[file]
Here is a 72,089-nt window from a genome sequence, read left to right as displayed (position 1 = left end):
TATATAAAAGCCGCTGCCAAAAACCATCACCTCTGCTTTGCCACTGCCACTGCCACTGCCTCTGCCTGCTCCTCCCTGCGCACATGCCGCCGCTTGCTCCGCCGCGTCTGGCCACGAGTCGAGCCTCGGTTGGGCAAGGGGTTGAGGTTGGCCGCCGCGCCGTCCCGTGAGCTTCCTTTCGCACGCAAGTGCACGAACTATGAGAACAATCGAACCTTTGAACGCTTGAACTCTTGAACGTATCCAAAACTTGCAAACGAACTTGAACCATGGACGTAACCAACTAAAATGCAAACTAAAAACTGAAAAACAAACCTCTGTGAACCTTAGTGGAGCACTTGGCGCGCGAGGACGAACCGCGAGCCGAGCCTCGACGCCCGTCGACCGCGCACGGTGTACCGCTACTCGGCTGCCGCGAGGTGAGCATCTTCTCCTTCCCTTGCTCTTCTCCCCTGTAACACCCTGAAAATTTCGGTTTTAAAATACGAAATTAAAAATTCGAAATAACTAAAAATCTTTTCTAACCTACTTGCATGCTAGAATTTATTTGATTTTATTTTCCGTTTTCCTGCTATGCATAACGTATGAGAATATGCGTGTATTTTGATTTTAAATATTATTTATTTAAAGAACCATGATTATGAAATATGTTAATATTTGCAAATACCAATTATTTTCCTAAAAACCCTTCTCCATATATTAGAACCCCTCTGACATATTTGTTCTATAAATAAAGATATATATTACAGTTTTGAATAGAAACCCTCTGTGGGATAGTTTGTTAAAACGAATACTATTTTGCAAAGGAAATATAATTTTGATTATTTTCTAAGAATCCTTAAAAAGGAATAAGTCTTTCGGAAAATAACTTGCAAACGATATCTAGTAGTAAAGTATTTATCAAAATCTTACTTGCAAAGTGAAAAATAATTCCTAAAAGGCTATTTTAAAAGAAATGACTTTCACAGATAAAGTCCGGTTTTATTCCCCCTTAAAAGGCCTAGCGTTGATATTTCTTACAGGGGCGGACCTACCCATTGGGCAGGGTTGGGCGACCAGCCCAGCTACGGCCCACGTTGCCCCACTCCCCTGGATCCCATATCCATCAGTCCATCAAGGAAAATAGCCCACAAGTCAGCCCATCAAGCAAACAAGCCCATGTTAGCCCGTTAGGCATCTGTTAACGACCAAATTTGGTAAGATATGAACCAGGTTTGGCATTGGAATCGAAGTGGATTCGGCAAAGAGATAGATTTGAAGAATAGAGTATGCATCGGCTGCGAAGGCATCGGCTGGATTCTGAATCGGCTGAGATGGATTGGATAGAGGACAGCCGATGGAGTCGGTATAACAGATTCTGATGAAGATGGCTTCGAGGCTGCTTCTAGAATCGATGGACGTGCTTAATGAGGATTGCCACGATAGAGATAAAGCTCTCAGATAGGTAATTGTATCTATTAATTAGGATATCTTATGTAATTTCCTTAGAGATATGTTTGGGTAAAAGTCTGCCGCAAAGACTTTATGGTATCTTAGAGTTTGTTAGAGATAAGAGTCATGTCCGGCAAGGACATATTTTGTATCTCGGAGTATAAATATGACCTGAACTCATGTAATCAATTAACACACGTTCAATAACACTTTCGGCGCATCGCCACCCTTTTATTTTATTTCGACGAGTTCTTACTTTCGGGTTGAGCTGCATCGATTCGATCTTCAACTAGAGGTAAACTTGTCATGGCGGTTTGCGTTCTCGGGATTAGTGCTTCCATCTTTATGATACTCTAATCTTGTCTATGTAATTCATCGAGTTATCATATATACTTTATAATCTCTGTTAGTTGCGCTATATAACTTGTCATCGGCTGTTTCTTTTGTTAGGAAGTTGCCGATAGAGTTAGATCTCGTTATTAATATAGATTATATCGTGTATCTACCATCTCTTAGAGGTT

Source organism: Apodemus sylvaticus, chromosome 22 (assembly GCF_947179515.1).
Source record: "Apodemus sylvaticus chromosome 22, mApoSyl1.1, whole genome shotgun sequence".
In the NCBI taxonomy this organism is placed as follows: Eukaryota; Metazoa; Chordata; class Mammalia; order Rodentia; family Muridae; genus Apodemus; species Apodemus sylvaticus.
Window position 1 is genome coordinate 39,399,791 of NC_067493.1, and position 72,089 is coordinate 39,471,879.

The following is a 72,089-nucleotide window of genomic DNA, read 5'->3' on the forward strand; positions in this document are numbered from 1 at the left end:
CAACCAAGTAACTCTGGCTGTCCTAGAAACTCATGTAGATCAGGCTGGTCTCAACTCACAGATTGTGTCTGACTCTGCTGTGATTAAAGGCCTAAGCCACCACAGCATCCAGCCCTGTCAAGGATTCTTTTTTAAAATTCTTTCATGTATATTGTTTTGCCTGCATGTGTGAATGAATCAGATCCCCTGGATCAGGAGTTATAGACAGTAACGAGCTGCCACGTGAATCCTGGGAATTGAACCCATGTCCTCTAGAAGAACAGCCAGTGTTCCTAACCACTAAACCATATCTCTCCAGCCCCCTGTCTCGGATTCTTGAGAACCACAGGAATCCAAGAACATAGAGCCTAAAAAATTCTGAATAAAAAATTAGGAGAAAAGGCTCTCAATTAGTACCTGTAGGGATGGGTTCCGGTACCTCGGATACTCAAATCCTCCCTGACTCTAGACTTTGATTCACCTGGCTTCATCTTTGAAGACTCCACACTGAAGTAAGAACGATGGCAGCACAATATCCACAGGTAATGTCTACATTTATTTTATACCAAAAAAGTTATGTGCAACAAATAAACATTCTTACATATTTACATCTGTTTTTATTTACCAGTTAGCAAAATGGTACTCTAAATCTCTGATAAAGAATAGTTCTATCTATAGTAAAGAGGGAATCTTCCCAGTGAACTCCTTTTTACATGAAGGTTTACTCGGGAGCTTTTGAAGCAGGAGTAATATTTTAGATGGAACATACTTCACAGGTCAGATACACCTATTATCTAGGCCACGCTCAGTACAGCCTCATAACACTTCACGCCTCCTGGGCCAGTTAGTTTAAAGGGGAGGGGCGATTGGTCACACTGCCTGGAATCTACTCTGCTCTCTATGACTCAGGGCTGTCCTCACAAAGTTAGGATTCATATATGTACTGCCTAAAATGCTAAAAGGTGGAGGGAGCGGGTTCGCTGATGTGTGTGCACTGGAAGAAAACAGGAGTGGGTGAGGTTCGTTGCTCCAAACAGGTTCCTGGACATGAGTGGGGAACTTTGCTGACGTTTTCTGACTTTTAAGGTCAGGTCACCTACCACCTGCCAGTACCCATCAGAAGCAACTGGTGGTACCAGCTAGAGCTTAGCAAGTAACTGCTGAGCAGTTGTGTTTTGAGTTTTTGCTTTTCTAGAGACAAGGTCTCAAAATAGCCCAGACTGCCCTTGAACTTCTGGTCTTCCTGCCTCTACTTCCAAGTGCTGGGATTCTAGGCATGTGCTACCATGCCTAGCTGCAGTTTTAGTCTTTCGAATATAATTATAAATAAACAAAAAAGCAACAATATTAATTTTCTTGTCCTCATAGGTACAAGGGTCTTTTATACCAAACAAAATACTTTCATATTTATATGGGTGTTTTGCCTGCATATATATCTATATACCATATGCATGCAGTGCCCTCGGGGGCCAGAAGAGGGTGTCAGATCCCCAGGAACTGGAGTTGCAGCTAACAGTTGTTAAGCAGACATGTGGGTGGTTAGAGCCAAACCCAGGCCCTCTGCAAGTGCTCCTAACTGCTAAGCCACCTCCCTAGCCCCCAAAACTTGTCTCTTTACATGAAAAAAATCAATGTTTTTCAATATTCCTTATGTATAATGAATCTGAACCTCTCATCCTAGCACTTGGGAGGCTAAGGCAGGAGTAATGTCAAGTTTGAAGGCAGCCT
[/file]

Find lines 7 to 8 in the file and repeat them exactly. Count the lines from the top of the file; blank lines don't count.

The following is a 72,089-nucleotide window of genomic DNA, read 5'->3' on the forward strand; positions in this document are numbered from 1 at the left end:
CAACCAAGTAACTCTGGCTGTCCTAGAAACTCATGTAGATCAGGCTGGTCTCAACTCACAGATTGTGTCTGACTCTGCTGTGATTAAAGGCCTAAGCCACCACAGCATCCAGCCCTGTCAAGGATTCTTTTTTAAAATTCTTTCATGTATATTGTTTTGCCTGCATGTGTGAATGAATCAGATCCCCTGGATCAGGAGTTATAGACAGTAACGAGCTGCCACGTGAATCCTGGGAATTGAACCCATGTCCTCTAGAAGAACAGCCAGTGTTCCTAACCACTAAACCATATCTCTCCAGCCCCCTGTCTCGGATTCTTGAGAACCACAGGAATCCAAGAACATAGAGCCTAAAAAATTCTGAATAAAAAATTAGGAGAAAAGGCTCTCAATTAGTACCTGTAGGGATGGGTTCCGGTACCTCGGATACTCAAATCCTCCCTGACTCTAGACTTTGATTCACCTGGCTTCATCTTTGAAGACTCCACACTGAAGTAAGAACGATGGCAGCACAATATCCACAGGTAATGTCTACATTTATTTTATACCAAAAAAGTTATGTGCAACAAATAAACATTCTTACATATTTACATCTGTTTTTATTTACCAGTTAGCAAAATGGTACTCTAAATCTCTGATAAAGAATAGTTCTATCTATAGTAAAGAGGGAATCTTCCCAGTGAACTCCTTTTTACATGAAGGTTTACTCGGGAGCTTTTGAAGCAGGAGTAATATTTTAGATGGAACATACTTCACAGGTCAGATACACCTATTATCTAGGCCACGCTCAGTACAGCCTCATAACACTTCACGCCTCCTGGGCCAGTTAGTTTAAAGGGGAGGGGCGATTGGTCACACTGCCTGGAATCTACTCTGCTCTCTATGACTCAGGGCTGTCCTCACAAAGTTAGGATTCATATATGTACTGCCTAAAATGCTAAAAGGTGGAGGGAGCGGGTTCGCTGATGTGTGTGCACTGGAAGAAAACAGGAGTGGGTGAGGTTCGTTGCTCCAAACAGGTTCCTGGACATGAGTGGGGAACTTTGCTGACGTTTTCTGACTTTTAAGGTCAGGTCACCTACCACCTGCCAGTACCCATCAGAAGCAACTGGTGGTACCAGCTAGAGCTTAGCAAGTAACTGCTGAGCAGTTGTGTTTTGAGTTTTTGCTTTTCTAGAGACAAGGTCTCAAAATAGCCCAGACTGCCCTTGAACTTCTGGTCTTCCTGCCTCTACTTCCAAGTGCTGGGATTCTAGGCATGTGCTACCATGCCTAGCTGCAGTTTTAGTCTTTCGAATATAATTATAAATAAACAAAAAAGCAACAATATTAATTTTCTTGTCCTCATAGGTACAAGGGTCTTTTATACCAAACAAAATACTTTCATATTTATATGGGTGTTTTGCCTGCATATATATCTATATACCATATGCATGCAGTGCCCTCGGGGGCCAGAAGAGGGTGTCAGATCCCCAGGAACTGGAGTTGCAGCTAACAGTTGTTAAGCAGACATGTGGGTGGTTAGAGCCAAACCCAGGCCCTCTGCAAGTGCTCCTAACTGCTAAGCCACCTCCCTAGCCCCCAAAACTTGTCTCTTTACATGAAAAAAATCAATGTTTTTCAATATTCCTTATGTATAATGAATCTGAACCTCTCATCCTAGCACTTGGGAGGCTAAGGCAGGAGTAATGTCAAGTTTGAAGGCAGCCT